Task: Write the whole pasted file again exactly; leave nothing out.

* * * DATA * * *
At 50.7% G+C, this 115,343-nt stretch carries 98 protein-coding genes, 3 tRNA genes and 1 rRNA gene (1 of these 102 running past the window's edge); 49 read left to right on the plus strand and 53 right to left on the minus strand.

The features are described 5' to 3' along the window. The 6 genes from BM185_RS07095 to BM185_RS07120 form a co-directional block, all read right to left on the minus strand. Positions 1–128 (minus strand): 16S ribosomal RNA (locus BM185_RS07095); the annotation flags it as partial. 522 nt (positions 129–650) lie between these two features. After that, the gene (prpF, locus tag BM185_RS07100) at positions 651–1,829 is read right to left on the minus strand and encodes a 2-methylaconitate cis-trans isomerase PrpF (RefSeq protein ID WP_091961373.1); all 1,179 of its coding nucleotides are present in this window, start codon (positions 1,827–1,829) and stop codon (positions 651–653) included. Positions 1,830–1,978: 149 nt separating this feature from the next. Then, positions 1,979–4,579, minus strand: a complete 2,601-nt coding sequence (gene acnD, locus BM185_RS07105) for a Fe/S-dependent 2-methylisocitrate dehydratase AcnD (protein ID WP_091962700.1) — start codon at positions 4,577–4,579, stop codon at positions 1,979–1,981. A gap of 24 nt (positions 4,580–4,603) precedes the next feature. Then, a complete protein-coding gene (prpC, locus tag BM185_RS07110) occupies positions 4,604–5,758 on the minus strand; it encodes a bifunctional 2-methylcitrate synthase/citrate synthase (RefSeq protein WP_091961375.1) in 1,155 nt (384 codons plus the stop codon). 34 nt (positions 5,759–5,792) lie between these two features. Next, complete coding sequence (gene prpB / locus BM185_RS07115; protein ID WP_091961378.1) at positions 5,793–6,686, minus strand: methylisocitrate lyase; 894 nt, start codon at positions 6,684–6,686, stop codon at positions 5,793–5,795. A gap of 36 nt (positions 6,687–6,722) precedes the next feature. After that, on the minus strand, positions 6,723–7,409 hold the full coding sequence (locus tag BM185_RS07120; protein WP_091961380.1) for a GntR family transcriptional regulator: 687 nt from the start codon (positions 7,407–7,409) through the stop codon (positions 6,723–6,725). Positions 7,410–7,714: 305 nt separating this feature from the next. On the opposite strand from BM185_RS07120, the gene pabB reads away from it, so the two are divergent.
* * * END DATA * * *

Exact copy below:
At 50.7% G+C, this 115,343-nt stretch carries 98 protein-coding genes, 3 tRNA genes and 1 rRNA gene (1 of these 102 running past the window's edge); 49 read left to right on the plus strand and 53 right to left on the minus strand.

The features are described 5' to 3' along the window. The 6 genes from BM185_RS07095 to BM185_RS07120 form a co-directional block, all read right to left on the minus strand. Positions 1–128 (minus strand): 16S ribosomal RNA (locus BM185_RS07095); the annotation flags it as partial. 522 nt (positions 129–650) lie between these two features. After that, the gene (prpF, locus tag BM185_RS07100) at positions 651–1,829 is read right to left on the minus strand and encodes a 2-methylaconitate cis-trans isomerase PrpF (RefSeq protein ID WP_091961373.1); all 1,179 of its coding nucleotides are present in this window, start codon (positions 1,827–1,829) and stop codon (positions 651–653) included. Positions 1,830–1,978: 149 nt separating this feature from the next. Then, positions 1,979–4,579, minus strand: a complete 2,601-nt coding sequence (gene acnD, locus BM185_RS07105) for a Fe/S-dependent 2-methylisocitrate dehydratase AcnD (protein ID WP_091962700.1) — start codon at positions 4,577–4,579, stop codon at positions 1,979–1,981. A gap of 24 nt (positions 4,580–4,603) precedes the next feature. Then, a complete protein-coding gene (prpC, locus tag BM185_RS07110) occupies positions 4,604–5,758 on the minus strand; it encodes a bifunctional 2-methylcitrate synthase/citrate synthase (RefSeq protein WP_091961375.1) in 1,155 nt (384 codons plus the stop codon). 34 nt (positions 5,759–5,792) lie between these two features. Next, complete coding sequence (gene prpB / locus BM185_RS07115; protein ID WP_091961378.1) at positions 5,793–6,686, minus strand: methylisocitrate lyase; 894 nt, start codon at positions 6,684–6,686, stop codon at positions 5,793–5,795. A gap of 36 nt (positions 6,687–6,722) precedes the next feature. After that, on the minus strand, positions 6,723–7,409 hold the full coding sequence (locus tag BM185_RS07120; protein WP_091961380.1) for a GntR family transcriptional regulator: 687 nt from the start codon (positions 7,407–7,409) through the stop codon (positions 6,723–6,725). Positions 7,410–7,714: 305 nt separating this feature from the next. On the opposite strand from BM185_RS07120, the gene pabB reads away from it, so the two are divergent.